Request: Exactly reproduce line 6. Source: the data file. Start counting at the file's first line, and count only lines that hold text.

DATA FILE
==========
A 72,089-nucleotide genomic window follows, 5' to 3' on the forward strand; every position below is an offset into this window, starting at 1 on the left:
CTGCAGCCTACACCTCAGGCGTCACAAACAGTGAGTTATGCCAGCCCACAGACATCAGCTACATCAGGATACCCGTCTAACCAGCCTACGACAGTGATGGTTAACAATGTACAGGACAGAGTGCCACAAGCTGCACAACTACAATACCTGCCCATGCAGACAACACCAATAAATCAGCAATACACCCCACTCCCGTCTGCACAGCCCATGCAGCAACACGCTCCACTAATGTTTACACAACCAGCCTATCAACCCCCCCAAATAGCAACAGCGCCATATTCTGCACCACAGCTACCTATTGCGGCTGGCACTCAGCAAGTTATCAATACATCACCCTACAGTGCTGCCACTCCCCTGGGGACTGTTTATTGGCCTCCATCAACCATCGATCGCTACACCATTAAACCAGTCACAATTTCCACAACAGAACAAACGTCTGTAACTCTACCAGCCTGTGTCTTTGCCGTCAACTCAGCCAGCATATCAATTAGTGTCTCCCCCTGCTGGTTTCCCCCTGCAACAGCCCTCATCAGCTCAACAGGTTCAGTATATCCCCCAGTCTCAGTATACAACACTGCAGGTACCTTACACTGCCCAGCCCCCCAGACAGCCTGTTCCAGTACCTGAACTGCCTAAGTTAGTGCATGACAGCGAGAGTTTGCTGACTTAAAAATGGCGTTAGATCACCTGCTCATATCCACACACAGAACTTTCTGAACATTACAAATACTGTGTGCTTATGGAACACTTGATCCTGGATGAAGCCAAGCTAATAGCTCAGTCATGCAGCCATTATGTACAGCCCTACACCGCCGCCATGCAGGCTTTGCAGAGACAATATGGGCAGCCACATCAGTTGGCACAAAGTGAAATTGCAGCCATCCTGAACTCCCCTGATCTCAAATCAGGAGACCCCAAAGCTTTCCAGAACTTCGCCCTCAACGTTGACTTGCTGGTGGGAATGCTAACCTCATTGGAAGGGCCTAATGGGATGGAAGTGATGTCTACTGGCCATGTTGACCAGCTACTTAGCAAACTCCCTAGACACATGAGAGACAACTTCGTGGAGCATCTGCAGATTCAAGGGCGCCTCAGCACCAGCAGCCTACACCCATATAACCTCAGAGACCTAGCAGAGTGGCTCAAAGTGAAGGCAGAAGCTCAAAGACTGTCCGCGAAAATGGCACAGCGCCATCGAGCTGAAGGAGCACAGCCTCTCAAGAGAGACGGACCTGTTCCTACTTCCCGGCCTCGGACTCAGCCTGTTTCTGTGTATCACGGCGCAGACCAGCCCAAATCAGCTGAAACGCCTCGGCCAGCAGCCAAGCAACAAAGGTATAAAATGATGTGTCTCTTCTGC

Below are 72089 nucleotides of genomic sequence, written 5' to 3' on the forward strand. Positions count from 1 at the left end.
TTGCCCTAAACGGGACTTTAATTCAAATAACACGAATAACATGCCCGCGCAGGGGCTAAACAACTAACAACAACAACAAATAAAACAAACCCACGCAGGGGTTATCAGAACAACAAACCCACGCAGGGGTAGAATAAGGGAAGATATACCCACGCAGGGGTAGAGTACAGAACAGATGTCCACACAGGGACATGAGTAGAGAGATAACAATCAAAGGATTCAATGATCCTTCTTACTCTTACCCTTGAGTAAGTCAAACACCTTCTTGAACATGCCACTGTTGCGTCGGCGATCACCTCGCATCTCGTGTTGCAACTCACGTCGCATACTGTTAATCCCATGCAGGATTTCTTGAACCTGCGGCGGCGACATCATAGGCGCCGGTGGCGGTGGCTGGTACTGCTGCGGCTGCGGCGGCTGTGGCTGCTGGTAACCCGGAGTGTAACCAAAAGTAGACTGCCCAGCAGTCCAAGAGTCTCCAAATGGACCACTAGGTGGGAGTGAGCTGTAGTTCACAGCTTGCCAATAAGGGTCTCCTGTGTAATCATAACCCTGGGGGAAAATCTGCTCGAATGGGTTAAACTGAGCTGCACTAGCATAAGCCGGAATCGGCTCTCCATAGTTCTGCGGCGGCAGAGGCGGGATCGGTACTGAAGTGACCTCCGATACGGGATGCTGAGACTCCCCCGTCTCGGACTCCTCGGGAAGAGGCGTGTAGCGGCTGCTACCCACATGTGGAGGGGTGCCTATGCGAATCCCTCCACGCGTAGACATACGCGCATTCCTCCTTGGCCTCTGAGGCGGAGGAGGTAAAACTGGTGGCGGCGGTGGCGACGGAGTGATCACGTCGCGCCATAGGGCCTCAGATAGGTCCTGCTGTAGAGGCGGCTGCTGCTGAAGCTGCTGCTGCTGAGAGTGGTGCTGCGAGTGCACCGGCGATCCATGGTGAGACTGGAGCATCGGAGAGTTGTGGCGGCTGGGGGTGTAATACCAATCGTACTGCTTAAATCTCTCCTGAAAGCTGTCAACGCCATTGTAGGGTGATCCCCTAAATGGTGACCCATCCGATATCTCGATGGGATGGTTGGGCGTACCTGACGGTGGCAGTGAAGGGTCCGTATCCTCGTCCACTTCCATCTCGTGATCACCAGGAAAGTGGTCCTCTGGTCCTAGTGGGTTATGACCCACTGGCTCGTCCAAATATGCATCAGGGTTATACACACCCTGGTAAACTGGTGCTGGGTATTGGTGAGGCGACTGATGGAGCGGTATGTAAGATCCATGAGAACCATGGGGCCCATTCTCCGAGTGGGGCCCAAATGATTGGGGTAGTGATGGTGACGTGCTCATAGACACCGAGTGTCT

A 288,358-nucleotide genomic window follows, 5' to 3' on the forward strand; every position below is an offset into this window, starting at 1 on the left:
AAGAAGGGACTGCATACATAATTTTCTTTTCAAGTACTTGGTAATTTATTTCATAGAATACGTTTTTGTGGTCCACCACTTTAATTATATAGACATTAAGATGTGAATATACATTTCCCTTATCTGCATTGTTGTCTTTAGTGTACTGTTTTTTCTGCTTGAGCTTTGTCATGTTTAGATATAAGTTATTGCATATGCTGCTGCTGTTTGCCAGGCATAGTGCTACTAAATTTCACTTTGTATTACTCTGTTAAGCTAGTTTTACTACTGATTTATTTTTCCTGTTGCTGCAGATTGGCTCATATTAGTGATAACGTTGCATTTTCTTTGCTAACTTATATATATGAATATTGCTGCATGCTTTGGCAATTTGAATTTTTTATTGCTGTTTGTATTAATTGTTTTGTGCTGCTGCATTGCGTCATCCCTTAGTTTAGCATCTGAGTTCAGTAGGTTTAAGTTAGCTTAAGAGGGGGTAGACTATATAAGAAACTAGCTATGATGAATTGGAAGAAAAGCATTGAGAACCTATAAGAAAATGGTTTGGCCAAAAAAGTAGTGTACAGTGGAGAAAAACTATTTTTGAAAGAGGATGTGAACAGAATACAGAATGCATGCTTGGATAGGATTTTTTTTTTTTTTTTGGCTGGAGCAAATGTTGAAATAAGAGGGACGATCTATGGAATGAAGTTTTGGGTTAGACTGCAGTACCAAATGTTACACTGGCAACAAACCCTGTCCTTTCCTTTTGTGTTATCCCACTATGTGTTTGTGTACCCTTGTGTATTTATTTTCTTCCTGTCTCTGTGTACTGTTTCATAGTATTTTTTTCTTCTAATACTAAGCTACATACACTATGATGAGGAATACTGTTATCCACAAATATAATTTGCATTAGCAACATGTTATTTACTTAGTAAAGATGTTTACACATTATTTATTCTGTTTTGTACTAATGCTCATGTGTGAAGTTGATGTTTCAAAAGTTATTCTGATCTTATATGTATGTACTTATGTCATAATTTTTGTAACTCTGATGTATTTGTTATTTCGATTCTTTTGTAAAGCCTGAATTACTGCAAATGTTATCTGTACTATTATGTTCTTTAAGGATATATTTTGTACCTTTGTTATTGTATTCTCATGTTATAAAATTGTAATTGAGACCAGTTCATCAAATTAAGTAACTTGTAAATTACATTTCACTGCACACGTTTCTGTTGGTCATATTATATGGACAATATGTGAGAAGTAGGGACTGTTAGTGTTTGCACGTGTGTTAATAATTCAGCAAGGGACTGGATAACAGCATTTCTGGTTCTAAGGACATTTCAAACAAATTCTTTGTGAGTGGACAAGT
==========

AAGAAGGGACTGCATACATAATTTTCTTTTCAAGTACTTGGTAATTTATTTCATAGAATACGTTTTTGTGGTCCACCACTTTAATTATATAGACATTAAGATGTGAATATACATTTCCCTTATCTGCATTGTTGTCTTTAGTGTACTGTTTTTTCTGCTTGAGCTTTGTCATGTTTAGATATAAGTTATTGCATATGCTGCTGCTGTTTGCCAGGCATAGTGCTACTAAATTTCACTTTGTATTACTCTGTTAAGCTAGTTTTACTACTGATTTATTTTTCCTGTTGCTGCAGATTGGCTCATATTAGTGATAACGTTGCATTTTCTTTGCTAACTTATATATATGAATATTGCTGCATGCTTTGGCAATTTGAATTTTTTATTGCTGTTTGTATTAATTGTTTTGTGCTGCTGCATTGCGTCATCCCTTAGTTTAGCATCTGAGTTCAGTAGGTTTAAGTTAGCTTAAGAGGGGGTAGACTATATAAGAAACTAGCTATGATGAATTGGAAGAAAAGCATTGAGAACCTATAAGAAAATGGTTTGGCCAAAAAAGTAGTGTACAGTGGAGAAAAACTATTTTTGAAAGAGGATGTGAACAGAATACAGAATGCATGCTTGGATAGGATTTTTTTTTTTTTTTTGGCTGGAGCAAATGTTGAAATAAGAGGGACGATCTATGGAATGAAGTTTTGGGTTAGACTGCAGTACCAAATGTTACACTGGCAACAAACCCTGTCCTTTCCTTTTGTGTTATCCCACTATGTGTTTGTGTACCCTTGTGTATTTATTTTCTTCCTGTCTCTGTGTACTGTTTCATAGTATTTTTTTCTTCTAATACTAAGCTACATACACTATGATGAGGAATACTGTTATCCACAAATATAATTTGCATTAGCAACATGTTATTTACTTAGTAAAGATGTTTACACATTATTTATTCTGTTTTGTACTAATGCTCATGTGTGAAGTTGATGTTTCAAAAGTTATTCTGATCTTATATGTATGTACTTATGTCATAATTTTTGTAACTCTGATGTATTTGTTATTTCGATTCTTTTGTAAAGCCTGAATTACTGCAAATGTTATCTGTACTATTATGTTCTTTAAGGATATATTTTGTACCTTTGTTATTGTATTCTCATGTTATAAAATTGTAATTGAGACCAGTTCATCAAATTAAGTAACTTGTAAATTACATTTCACTGCACACGTTTCTGTTGGTCATATTATATGGACAATATGTGAGAAGTAGGGACTGTTAGTGTTTGCACGTGTGTTAATAATTCAGCAAGGGACTGGATAACAGCATTTCTGGTTCTAAGGACATTTCAAACAAATTCTTTGTGAGTGGACAAGT